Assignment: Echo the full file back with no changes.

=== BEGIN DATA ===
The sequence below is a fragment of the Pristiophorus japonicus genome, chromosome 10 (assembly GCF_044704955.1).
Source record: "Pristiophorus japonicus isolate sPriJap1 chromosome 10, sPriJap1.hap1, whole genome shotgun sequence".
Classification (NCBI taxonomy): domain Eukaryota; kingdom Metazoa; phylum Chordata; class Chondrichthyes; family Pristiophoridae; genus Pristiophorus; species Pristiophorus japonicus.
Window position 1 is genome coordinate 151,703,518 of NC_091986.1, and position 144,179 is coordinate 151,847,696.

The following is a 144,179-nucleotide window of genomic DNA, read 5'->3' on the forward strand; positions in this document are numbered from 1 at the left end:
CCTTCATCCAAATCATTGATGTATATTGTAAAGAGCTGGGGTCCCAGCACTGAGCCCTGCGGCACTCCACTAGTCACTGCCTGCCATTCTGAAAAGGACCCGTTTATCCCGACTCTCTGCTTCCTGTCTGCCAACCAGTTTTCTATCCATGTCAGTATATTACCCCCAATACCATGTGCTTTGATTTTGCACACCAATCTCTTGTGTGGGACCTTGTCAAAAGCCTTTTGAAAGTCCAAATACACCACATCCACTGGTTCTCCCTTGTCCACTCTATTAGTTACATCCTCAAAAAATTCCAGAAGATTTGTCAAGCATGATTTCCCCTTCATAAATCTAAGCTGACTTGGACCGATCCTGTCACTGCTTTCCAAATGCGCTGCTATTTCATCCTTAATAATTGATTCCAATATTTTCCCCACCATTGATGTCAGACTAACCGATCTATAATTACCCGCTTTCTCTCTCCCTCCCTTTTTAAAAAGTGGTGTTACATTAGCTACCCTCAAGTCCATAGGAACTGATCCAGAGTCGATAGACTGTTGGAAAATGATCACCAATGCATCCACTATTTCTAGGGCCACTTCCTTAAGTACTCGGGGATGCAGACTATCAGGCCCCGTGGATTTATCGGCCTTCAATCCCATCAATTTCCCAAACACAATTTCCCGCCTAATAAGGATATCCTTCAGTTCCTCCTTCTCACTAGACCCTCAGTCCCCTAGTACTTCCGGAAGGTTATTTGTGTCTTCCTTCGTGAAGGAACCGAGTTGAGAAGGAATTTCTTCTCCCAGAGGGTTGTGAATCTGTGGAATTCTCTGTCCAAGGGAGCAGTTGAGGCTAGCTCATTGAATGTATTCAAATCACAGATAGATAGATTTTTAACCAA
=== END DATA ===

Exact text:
The sequence below is a fragment of the Pristiophorus japonicus genome, chromosome 10 (assembly GCF_044704955.1).
Source record: "Pristiophorus japonicus isolate sPriJap1 chromosome 10, sPriJap1.hap1, whole genome shotgun sequence".
Classification (NCBI taxonomy): domain Eukaryota; kingdom Metazoa; phylum Chordata; class Chondrichthyes; family Pristiophoridae; genus Pristiophorus; species Pristiophorus japonicus.
Window position 1 is genome coordinate 151,703,518 of NC_091986.1, and position 144,179 is coordinate 151,847,696.

The following is a 144,179-nucleotide window of genomic DNA, read 5'->3' on the forward strand; positions in this document are numbered from 1 at the left end:
CCTTCATCCAAATCATTGATGTATATTGTAAAGAGCTGGGGTCCCAGCACTGAGCCCTGCGGCACTCCACTAGTCACTGCCTGCCATTCTGAAAAGGACCCGTTTATCCCGACTCTCTGCTTCCTGTCTGCCAACCAGTTTTCTATCCATGTCAGTATATTACCCCCAATACCATGTGCTTTGATTTTGCACACCAATCTCTTGTGTGGGACCTTGTCAAAAGCCTTTTGAAAGTCCAAATACACCACATCCACTGGTTCTCCCTTGTCCACTCTATTAGTTACATCCTCAAAAAATTCCAGAAGATTTGTCAAGCATGATTTCCCCTTCATAAATCTAAGCTGACTTGGACCGATCCTGTCACTGCTTTCCAAATGCGCTGCTATTTCATCCTTAATAATTGATTCCAATATTTTCCCCACCATTGATGTCAGACTAACCGATCTATAATTACCCGCTTTCTCTCTCCCTCCCTTTTTAAAAAGTGGTGTTACATTAGCTACCCTCAAGTCCATAGGAACTGATCCAGAGTCGATAGACTGTTGGAAAATGATCACCAATGCATCCACTATTTCTAGGGCCACTTCCTTAAGTACTCGGGGATGCAGACTATCAGGCCCCGTGGATTTATCGGCCTTCAATCCCATCAATTTCCCAAACACAATTTCCCGCCTAATAAGGATATCCTTCAGTTCCTCCTTCTCACTAGACCCTCAGTCCCCTAGTACTTCCGGAAGGTTATTTGTGTCTTCCTTCGTGAAGGAACCGAGTTGAGAAGGAATTTCTTCTCCCAGAGGGTTGTGAATCTGTGGAATTCTCTGTCCAAGGGAGCAGTTGAGGCTAGCTCATTGAATGTATTCAAATCACAGATAGATAGATTTTTAACCAA